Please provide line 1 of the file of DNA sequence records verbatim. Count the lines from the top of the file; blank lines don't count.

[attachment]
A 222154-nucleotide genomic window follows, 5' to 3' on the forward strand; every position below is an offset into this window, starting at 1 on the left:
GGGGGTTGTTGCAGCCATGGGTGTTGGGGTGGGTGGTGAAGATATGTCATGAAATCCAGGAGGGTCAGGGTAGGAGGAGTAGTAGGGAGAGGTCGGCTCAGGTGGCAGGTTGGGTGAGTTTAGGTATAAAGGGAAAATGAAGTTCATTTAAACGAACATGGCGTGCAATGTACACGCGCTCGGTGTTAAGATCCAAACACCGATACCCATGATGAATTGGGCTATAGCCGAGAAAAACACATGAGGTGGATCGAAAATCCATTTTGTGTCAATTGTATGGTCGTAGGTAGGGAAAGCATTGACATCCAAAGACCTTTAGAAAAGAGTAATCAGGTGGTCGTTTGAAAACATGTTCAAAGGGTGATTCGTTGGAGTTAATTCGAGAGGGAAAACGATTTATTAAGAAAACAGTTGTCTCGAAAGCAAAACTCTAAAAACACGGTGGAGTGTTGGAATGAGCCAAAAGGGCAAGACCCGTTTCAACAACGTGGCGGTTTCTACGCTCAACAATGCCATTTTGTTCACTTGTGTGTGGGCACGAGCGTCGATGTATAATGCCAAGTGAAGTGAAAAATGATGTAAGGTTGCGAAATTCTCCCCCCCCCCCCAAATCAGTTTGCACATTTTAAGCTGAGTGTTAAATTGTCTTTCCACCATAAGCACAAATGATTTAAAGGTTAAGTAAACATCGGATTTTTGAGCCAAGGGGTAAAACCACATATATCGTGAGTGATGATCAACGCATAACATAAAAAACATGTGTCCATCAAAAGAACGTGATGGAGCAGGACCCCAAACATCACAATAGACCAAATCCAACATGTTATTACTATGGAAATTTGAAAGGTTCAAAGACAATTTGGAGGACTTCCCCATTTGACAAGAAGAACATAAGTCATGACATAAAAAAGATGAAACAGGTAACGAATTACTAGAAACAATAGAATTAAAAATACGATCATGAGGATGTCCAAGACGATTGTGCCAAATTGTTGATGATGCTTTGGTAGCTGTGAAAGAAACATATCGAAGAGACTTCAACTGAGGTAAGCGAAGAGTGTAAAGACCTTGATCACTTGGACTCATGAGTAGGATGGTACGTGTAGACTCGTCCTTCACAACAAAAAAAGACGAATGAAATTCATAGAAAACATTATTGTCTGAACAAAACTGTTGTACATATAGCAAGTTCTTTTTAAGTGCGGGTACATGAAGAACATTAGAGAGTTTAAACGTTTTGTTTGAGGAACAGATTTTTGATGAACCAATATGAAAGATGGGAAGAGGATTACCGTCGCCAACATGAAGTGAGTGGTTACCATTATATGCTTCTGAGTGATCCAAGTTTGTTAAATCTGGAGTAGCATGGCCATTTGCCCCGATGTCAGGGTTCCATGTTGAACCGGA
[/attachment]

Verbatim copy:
A 222154-nucleotide genomic window follows, 5' to 3' on the forward strand; every position below is an offset into this window, starting at 1 on the left: